“The smooth music attracts more listeners-you put sugar in anything, it makes more people eat it. But it changed the public in a strange way.
If the music sounds violent-like “Bring the Motherfuckin’ Ruckus”-that gives the listener a chance to get his violence out into the air. But if you have a violent lyric on a smoothed-out beat, that violence goes straight into your mind. If you’re saying, really quietly, shit like ‘So I saw the motherfucker and I shot ’em…And I knew when he dropped that I got ’em…’ all with a smoothed-out flow? Over R&B beats? You’re not gettign it out, you’re not releasing that chi. You’re getting enticed, the pressure is building.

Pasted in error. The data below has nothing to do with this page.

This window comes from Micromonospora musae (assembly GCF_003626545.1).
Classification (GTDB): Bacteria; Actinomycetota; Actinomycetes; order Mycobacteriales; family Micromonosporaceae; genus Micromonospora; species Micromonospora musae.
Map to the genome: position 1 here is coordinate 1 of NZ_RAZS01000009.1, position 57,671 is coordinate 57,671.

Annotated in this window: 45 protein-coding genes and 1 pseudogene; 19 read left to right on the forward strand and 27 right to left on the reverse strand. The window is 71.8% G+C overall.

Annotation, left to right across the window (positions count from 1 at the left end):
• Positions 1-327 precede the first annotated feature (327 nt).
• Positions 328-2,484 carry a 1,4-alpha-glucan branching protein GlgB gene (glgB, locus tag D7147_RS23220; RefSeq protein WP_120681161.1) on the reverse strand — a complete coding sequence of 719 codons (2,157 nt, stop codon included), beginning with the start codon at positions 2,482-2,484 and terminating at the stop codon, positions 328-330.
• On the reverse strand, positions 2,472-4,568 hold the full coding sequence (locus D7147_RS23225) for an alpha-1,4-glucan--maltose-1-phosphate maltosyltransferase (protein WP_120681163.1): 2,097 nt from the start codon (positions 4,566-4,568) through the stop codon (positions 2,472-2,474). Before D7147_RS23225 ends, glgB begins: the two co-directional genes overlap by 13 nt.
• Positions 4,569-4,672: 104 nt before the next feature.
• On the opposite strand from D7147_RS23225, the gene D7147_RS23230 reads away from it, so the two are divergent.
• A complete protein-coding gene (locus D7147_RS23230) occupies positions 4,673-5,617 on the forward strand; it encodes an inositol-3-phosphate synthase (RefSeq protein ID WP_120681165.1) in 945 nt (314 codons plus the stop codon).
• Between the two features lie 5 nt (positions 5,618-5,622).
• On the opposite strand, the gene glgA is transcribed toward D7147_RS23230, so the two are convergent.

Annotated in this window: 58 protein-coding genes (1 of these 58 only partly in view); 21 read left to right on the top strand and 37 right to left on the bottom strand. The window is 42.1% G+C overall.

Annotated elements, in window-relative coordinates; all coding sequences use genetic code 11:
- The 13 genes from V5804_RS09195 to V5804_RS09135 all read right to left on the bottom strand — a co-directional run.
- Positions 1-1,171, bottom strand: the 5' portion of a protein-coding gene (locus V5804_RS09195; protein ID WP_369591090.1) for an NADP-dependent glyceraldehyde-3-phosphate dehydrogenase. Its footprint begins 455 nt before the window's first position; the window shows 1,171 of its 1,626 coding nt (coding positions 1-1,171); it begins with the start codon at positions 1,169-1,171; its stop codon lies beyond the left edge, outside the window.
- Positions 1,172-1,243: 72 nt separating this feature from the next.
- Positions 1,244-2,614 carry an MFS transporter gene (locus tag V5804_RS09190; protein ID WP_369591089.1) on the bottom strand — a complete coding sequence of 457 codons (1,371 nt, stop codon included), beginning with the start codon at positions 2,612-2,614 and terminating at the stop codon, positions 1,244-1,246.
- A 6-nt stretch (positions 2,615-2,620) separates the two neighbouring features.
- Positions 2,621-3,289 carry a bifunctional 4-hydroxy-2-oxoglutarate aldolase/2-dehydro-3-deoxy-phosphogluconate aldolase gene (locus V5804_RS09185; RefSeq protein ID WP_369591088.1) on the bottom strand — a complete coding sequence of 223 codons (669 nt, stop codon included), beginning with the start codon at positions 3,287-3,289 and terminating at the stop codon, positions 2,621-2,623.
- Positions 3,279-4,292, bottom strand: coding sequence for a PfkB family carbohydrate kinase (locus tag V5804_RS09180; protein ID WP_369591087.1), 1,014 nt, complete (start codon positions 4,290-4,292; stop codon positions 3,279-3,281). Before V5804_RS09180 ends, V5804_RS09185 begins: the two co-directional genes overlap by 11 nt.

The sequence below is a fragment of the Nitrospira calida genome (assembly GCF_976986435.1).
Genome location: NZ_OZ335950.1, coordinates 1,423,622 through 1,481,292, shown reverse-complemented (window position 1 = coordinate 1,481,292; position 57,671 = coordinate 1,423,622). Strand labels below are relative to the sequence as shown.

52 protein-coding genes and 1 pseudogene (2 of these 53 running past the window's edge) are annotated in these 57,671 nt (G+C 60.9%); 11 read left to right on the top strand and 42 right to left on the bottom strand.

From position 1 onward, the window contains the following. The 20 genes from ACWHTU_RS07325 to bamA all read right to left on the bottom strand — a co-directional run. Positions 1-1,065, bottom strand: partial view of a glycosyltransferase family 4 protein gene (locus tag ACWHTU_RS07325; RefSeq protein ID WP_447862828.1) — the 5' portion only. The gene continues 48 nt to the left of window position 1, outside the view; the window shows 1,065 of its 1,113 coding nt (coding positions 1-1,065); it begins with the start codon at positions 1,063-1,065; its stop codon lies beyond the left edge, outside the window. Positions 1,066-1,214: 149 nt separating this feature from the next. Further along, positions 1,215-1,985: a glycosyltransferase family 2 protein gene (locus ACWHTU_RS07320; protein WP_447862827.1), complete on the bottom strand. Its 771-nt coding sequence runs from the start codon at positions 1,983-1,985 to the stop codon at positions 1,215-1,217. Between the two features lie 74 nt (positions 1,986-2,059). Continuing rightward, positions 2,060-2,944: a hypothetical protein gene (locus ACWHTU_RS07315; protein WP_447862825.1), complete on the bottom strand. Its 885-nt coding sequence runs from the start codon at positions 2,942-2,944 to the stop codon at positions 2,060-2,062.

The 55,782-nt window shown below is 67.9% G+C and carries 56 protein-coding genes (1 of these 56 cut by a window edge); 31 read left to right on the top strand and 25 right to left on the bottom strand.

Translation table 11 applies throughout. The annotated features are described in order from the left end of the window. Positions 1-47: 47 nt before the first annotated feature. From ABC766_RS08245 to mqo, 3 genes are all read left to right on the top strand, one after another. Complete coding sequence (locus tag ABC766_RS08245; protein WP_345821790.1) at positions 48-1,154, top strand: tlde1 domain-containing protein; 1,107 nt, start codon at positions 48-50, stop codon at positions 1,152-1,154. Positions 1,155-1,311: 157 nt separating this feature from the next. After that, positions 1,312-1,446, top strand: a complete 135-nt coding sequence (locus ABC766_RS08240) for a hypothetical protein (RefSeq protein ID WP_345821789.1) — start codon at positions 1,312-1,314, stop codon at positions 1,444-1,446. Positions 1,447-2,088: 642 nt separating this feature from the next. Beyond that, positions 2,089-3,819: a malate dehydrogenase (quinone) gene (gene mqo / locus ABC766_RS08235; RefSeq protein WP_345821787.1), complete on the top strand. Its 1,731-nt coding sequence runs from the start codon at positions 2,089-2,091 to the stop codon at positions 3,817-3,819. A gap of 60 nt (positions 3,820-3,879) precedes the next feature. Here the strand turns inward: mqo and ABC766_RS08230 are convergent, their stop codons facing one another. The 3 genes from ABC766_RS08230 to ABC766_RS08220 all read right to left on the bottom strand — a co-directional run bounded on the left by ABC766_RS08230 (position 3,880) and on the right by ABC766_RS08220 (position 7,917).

Gangsta comes in many forms. You can watch a movie like Die Hard, which is full of violence that’s in your face. But if you watch a movie like The Godfather, the violence is subtle-it’s in a word, a nod, a gesture. I think you walk out of Die Hard and leave something in the theater. With Godfather, you walk out with something put in you. Hip-hop is the same way. The smooth gangsta shit puts it into you-which is cool, in a way. But the hard-core shit gets it out of you, and I think that’s better. Otherwise, you have it all bottled in-you go to your car, drive home, and kill your wife.” (128)